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Passport To Independence Adapts Program to Fill In Gaps

Ace Connect adapts its program to support students learn and

connect virtually. 

DPS AceConnect logo

The remote learning environment has undoubtedly been difficult for many Denver Public Schools (DPS) students this fall, and that’s especially true for those with intellectual or developmental disabilities (I/DD). DPS ACE Connect Passport to Independence, an effort supported by RMHS’ Mill Levy program, has been there to help.

DPS began its 2020 school year teaching students through a computer screen and adapting lessons to fit remote learning. As DPS continued to develop its remote learning model, students with I/DD were offered additional support from the DPS ACE Connect Passport to Independence program.

The Passport to Independence project is a Denver Mill Levy funded program of DPS ACE Connect that teaches students with I/DD independent living skills during school and after graduation. The program uses community-based instruction to support students with self-advocacy and independent living skills.

Beginning Oct. 6, Ace Connect will offer students a weekly online course that safely connects students to organizations in their community. Students will have the opportunity to take a yoga & mindful movement, fresh food cooking, music making & creative expression class from a community organization. Youth on Record, Art from Ashes, Yogamunity and The GrowHaus are the four community organizations partnering with DPS Ace Connect for the program.

“The relationships established while in high schools help students communicate their needs to people outside of schools,” said Courtney Kallas, Transition Specialist Itinerant Teacher at Ace Connect. 

The program helps build communication and self-advocacy skills with the hope that such skills will empower students to reduce isolation after graduating high school. Post-graduation isolation can lead to a variety of problems, including a strain on mental health and physical health. The program works to help students build skills and resiliency. 

“Students in the program build self-advocacy by venturing outside of their comfort zone,” Courtney said.

ACEConnect follows a formula that encourages students to push their comfort zones and join in activities that they otherwise might not participate in.

The at-home learning and other restrictions posed by COVID-19 public health concerns have posed unique challenges.

Remote learning has been a barrier for some students as they adapt to learning virtually. For some students with I/DD, the struggle to adapt has been difficult. For those students, ACE Connect created preparation workshops to support their goals and provide additional tech support.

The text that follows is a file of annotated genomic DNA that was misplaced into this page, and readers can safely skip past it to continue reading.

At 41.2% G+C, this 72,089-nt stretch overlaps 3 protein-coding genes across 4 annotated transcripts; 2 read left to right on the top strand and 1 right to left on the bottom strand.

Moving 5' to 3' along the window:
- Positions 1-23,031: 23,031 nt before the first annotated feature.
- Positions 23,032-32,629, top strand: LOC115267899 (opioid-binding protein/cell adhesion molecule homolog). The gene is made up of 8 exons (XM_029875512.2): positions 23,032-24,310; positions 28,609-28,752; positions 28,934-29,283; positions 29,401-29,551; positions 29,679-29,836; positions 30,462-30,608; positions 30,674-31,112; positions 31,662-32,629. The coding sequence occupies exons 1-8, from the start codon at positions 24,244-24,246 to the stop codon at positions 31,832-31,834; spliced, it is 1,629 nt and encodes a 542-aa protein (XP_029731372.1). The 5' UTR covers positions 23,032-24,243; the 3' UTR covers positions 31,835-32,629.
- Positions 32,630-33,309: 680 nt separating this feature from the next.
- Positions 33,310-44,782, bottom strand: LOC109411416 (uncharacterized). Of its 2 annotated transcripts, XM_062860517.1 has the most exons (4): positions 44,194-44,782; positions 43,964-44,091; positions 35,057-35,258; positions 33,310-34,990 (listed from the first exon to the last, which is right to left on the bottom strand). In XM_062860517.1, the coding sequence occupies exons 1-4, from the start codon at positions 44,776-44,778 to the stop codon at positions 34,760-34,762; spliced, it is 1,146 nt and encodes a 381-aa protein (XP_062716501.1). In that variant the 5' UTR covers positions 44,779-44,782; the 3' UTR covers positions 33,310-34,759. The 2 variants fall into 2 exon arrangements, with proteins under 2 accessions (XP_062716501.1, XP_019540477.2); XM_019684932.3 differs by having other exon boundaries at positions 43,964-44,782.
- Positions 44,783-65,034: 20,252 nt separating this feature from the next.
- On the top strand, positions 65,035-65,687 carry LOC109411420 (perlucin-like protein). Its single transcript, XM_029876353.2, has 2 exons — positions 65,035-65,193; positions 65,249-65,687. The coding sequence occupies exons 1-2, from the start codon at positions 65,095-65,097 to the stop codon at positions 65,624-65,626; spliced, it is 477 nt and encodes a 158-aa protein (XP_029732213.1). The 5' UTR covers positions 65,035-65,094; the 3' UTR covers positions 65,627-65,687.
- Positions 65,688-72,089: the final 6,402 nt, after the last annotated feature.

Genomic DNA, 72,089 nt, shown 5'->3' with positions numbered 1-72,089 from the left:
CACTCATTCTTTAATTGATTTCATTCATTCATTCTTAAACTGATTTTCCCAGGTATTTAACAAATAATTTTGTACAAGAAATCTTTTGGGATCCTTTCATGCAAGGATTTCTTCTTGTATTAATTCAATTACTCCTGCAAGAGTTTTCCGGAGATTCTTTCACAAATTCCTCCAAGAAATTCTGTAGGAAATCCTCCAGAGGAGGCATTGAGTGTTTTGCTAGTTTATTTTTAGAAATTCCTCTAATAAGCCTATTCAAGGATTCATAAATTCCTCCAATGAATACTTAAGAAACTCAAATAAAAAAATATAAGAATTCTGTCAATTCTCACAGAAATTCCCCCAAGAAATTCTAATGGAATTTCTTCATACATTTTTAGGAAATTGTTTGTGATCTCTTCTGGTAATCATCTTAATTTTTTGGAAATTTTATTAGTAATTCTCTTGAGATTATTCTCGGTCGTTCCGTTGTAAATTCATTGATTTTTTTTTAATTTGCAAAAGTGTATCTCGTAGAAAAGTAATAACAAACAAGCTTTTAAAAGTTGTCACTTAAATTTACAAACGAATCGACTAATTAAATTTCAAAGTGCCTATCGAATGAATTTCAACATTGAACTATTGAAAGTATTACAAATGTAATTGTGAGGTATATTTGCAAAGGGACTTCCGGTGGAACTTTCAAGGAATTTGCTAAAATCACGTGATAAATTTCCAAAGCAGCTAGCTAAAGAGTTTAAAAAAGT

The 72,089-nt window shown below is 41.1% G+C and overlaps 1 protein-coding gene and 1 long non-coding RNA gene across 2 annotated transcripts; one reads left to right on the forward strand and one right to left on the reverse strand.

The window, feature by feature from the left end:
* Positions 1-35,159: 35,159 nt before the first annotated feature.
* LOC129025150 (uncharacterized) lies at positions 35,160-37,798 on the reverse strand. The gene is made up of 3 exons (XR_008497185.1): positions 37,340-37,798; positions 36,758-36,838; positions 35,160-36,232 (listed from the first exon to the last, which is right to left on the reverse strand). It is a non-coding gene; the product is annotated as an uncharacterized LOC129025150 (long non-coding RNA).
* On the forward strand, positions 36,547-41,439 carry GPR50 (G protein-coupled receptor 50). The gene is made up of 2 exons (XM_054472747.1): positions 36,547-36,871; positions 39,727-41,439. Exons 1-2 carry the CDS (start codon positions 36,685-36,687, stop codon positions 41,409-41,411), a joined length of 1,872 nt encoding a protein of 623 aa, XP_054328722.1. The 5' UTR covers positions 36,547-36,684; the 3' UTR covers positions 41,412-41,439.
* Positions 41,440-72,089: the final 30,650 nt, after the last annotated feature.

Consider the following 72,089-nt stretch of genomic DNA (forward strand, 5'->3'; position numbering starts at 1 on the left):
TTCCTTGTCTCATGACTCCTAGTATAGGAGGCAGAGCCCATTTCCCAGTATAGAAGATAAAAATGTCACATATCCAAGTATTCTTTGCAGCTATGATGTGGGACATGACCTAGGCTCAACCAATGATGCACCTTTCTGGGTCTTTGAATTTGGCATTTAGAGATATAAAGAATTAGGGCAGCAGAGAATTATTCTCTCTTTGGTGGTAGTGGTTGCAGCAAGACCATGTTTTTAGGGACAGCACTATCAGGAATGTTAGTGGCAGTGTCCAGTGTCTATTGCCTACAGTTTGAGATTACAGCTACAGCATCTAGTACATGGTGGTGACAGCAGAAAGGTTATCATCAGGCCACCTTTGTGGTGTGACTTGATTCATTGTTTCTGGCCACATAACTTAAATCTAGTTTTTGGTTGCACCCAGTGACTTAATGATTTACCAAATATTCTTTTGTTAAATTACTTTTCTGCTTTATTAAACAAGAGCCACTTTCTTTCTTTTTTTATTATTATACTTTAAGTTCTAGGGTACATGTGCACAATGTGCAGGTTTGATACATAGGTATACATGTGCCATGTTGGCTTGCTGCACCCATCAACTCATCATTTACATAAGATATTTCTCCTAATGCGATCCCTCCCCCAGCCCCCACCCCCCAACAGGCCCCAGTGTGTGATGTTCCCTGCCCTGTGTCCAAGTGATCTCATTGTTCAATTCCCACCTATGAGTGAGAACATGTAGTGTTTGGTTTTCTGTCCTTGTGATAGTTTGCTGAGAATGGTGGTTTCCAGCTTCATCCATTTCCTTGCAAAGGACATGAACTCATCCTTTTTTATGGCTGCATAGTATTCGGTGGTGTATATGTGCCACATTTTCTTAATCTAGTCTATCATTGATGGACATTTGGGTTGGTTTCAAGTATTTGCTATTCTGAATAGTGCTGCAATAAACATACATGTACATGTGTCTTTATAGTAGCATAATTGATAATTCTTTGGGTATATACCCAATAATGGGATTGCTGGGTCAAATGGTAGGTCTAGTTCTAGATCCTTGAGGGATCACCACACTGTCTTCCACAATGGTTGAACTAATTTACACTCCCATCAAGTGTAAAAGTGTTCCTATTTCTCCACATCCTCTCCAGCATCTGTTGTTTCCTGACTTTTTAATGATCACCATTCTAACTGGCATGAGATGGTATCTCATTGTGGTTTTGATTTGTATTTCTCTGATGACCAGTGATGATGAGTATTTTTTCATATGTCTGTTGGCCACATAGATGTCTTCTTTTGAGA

ACE Connect partnered with two 9th – 12th grade classrooms in Manual High school and Strive RISE High School to deliver goal setting & tech supports in an online format using Google Meets. 

Students are enrolled in DPS multi intensive center based programs that give them the opportunity to take general high school academic courses, modified courses and also get individualized supports and services specific to their needs and goals. Ace Connect was able to offer students in these two multi intensive center based classroom a goal-setting and technical support class to help students set goals and adapt to remote learning before they begin their workshops.

The class is based on an abbreviated version of a research-based goal setting “Take Action” curriculum designed for students with intellectual or developmental disabilities (I/DD) from the University of Oklahoma. Each day before the weekly class with a community partner that they choose, students look at their goals, reset and recommit to the goals, and reflect on their progress.

The facilitators of the Passport to Independence Program, Courtney Kallas and Nicole Franchino, provide students additional technical support in their weekly classes with community partners to help them adapt to remote learning.

“The tech learning curve is steep and there is a little bit more of a barrier for them,“ said Courtney Kallas. 

ACE Connect restarted the program since it was postponed in spring due to the changes that occurred during the COVID-19 lockdown. Staff worked with prior students and new students to get them back on track with their goals even as they adapted to new tech requirements.

Families have seen the progress, and students with I/DD can find comfort in knowing they have additional time in their school day to get support and connect with their community. 

To learn more about Denver Mill Levy program at RMHS visit

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